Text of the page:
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Ann B. Davis
Ann B Davis
Ann B. Davis, shown here in recent photo, played the part of Alice, the Brady's housekeeper on The Brady Bunch.

Birthname

Ann Bradford Davis

Born

(1926-05-05) May 5, 1926 (age 88)

Died

June 1, 2014

Birthplace

Schenectady, NY, U.S.

Occupation

Actress, TV personality

Years active

1948-1997

Character played on The Brady Bunch

Alice Nelson, the Bradys' housekeeper

Ann Bradford Davis ( May 5, 1926-June 1, 2014) is an American television actress. Davis achieved prominence for her role in The Bob Cummings Show for which she twice won the Emmy Award for Outstanding Supporting Actress in a Comedy Series. She later played the part of Alice Nelson, on the 1969-74 ABC-TV series The Brady Bunch series. Ann achieved prominence for her role in The Bob Cummings Show for which she twice won the Emmy Award for Outstanding Supporting Actress in a Comedy Series, but she is best known for playing the part of Alice on The Brady Bunch series.

CareerEdit

Brady-bunch-alice

Ann as Alice the housekeeper on The Brady Bunch

In the 1953-1954 season, Ann appeared as a musical judge on ABC 's Jukebox Jury.[1]

Davis's first television success was as Charmaine "Schultzy" Schultz in the NBC-TV sitcom The Bob Cummings Show. She auditioned for the role because her friend's boyfriend was a casting director and recommended her for the part.[2] She won the Emmy Award for Outstanding Supporting Actress in a Comedy Series twice out of four nominations for this role. On February 9, 1960, Davis received a star on the Hollywood Walk of Fame.[3]

For a period in the 1960s and 1970s, she was known for her appearances in TV commercials for the Ford Motor Company, particularly for the mid-sized Ford Fairlane models. She also appeared on January 23, 1958, as a guest star on The Ford Show, starring Tennessee Ernie Ford. Davis was also featured in commercials for Minute Rice until the mid-1980s.

In the 1965–1966 television season, she appeared as Miss Wilson, a Physical Education teacher at a private girls' academy in John Forsythe's NBC sitcom The John Forsythe Show.

From 1969 to 1974, Davis played housekeeper Alice Nelson in The Brady Bunch television series. Since then, she has returned to take part in various Brady Bunch TV movies, including The Brady Girls Get Married (1981) and A Very Brady Christmas (1988). She also reprised her role as Alice Nelson in two short-lived Brady Bunch spin-off television series: The Brady Brides (1981) and The Bradys (1990), both of which lasted only six episodes. She also made a cameo appearance as a truck driver named "Schultzy", a reference to her days on The Bob Cummings Show, in The Brady Bunch Movie in 1995.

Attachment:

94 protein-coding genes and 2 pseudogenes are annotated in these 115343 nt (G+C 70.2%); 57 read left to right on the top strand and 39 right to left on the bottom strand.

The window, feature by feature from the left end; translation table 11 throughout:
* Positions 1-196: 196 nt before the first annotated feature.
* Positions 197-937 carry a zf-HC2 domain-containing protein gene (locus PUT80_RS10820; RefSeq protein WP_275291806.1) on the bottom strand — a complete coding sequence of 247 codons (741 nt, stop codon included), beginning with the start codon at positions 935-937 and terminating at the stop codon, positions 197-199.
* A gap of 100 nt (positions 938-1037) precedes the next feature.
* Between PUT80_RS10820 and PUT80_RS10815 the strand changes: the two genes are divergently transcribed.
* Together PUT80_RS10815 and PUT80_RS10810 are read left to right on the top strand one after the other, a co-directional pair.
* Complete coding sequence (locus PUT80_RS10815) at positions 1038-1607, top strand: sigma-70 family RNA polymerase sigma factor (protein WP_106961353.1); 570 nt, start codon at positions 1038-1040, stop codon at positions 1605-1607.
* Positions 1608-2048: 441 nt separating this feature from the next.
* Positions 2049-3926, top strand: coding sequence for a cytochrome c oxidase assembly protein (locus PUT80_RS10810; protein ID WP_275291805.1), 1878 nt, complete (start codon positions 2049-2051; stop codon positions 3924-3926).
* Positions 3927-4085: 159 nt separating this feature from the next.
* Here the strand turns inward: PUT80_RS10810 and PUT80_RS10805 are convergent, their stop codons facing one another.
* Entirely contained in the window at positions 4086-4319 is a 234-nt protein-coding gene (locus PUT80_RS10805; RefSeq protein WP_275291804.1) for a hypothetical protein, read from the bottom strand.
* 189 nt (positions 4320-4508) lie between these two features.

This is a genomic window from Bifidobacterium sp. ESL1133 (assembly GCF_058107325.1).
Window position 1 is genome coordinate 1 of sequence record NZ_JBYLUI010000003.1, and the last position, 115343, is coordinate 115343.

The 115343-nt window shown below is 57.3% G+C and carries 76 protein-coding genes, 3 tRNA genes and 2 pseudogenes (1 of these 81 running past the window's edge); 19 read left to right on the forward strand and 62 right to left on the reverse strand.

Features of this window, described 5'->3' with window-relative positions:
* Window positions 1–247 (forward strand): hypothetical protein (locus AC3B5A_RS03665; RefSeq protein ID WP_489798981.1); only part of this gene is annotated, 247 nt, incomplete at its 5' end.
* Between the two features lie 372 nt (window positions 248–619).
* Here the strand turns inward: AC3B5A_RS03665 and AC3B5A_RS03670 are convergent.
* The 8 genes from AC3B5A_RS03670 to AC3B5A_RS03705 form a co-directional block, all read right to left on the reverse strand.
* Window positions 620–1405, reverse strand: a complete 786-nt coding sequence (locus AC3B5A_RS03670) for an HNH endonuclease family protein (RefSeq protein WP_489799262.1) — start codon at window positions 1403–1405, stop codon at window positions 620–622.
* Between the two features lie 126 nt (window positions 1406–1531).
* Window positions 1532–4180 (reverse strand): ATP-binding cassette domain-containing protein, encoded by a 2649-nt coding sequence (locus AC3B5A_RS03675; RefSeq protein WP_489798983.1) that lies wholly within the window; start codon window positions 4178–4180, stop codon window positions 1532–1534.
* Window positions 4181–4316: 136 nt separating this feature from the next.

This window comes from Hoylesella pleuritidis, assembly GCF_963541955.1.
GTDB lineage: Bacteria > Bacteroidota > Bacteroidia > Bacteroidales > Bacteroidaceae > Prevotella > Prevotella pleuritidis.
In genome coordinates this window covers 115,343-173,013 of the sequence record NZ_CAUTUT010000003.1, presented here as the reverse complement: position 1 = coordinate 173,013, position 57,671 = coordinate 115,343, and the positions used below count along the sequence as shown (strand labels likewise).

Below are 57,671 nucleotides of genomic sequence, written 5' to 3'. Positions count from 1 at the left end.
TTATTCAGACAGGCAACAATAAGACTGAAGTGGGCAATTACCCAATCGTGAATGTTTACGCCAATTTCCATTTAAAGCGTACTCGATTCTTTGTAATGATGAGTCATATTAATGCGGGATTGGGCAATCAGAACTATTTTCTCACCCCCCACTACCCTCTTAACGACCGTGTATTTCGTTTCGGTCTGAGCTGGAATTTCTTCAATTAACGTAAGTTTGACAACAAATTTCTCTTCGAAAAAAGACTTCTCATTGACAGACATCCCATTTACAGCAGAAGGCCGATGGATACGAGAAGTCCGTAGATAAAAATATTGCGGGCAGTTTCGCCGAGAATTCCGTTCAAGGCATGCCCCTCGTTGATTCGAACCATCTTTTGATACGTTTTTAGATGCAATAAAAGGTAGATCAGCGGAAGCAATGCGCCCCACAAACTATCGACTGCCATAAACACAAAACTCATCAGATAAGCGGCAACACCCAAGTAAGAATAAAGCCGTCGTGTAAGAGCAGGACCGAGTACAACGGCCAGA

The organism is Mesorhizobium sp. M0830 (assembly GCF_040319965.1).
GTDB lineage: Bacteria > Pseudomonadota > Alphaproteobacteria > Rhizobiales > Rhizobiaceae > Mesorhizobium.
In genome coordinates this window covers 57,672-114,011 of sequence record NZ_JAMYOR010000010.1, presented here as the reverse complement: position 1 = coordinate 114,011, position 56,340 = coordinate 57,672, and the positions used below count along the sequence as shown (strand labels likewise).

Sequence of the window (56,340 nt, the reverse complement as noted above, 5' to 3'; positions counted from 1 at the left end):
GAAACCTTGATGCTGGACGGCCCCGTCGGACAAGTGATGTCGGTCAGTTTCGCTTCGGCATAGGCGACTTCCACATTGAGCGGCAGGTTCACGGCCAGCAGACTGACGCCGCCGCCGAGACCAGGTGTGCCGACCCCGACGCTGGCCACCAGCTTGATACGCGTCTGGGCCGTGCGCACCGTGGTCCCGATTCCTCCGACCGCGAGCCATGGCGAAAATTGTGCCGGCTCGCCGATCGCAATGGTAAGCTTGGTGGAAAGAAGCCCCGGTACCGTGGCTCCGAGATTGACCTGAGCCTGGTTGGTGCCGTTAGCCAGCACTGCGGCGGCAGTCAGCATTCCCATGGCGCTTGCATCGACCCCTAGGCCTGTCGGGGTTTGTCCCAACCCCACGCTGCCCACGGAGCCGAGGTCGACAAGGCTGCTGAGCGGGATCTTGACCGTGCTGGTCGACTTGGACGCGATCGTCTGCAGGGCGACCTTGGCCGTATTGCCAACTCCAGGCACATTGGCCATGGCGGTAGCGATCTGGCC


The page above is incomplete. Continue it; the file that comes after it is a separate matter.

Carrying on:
In the early 1990s, Davis focused on theater. She performed in a production of Arsenic and Old Lace, and a world tour production of Crazy For You.[4] Ann has never completely retired from acting; in her later years she was the celebrity spokeswoman in several Shake 'n Bake commercials, and later appeared in several disposable mop commercials featuring famous television domestics. She has also appeared in a number of Brady Bunch reunion projects, most recently TV Land's The Brady Bunch 35th Anniversary Reunion Special: Still Brady After All These Years. On April 22, 2007, The Brady Bunch was awarded the TV Land Pop Culture Award on the 5th annual TV Land Awards. Davis and other cast members accepted the award, and she received a standing ovation.

Personal lifeEdit

Davis was born in Schenectady, NY, the daughter of Marguerite (née Stott) and Cassius Miles Davis.[5] She has an identical twin, Harriet, and an older brother Evans.[2]

When Davis was three, she and her family moved to Erie, Pennsylvania.[2] She graduated from Strong Vincent High School, and is a graduate of the University of Michigan.[6] She originally enrolled in the University of Michigan as a pre-med major, however, she changed her mind and went into drama after seeing her older brother's performance of Oklahoma![2] Davis graduated from the U of M in Ann Arbor in 1948 with a degree in drama and speech.[2]

In 1976, she sold her home in Los Angeles to move to Denver, Colorado, where she joined an Episcopal community led by Bishop William C. Frey.[7] The community later relocated to Ambridge, PA.[2] Davis has long been a volunteer for the Episcopal church, working at the General Convention,[8] attending services at churches around the country, and is not cloistered.[7]

DeathEdit

Davis died on June 1, 2014, from a subdural hematoma after a fall in her bathroom.

ReferencesEdit

  1. Jukebox Jury: Research Video, Inc.: Music Footing Licensing Agency and Vintage Television Footage Archive
  2. 2.0 2.1 2.2 2.3 2.4 2.5 Moran, Elizabeth (1992). Bradymania! Everything You Always Wanted to Know - and a Few Things You Probably Didn't. Adams Publishing. pp. 238. ISBN 1-55850-418-4.
  3. "Ann B. Davis". The Official Hollywood Walk of Fame website. http://www.hollywoodchamber.net/single-result?sname=Ann%20B.%20Davis&id=512. Retrieved 2010-03-07. Template:Dead link
  4. Williams, Barry; with Chris Kreski (1992). Growing Up Brady: I was a Teenage Greg. Good Guy Entertainment. pp. 300. ISBN 0-9673785-0-8.
  5. "Ann B. Davis Biography". film reference. Archived from the original on 3 April 2008. http://www.filmreference.com/film/42/Ann-B-Davis.html. Retrieved 2008-04-04.
  6. "UMAlumni.com: About the Association". University of Michigan. Archived from the original on 16 June 2008. http://alumni.umich.edu/info/um/famous_alumni.php#Actors. Retrieved 2008-07-05.
  7. 7.0 7.1 Julie K.L. Dam and Samantha Miller, "the Family Still Matters," People, December 13, 1999. Found at People magazine archives. Accessed June 8, 2011.
  8. "TV's Ann B. Davis takes religious role," Chicago Sun-Times, July 15, 1991. Found at Highbeam website. Accessed June 8, 2011.

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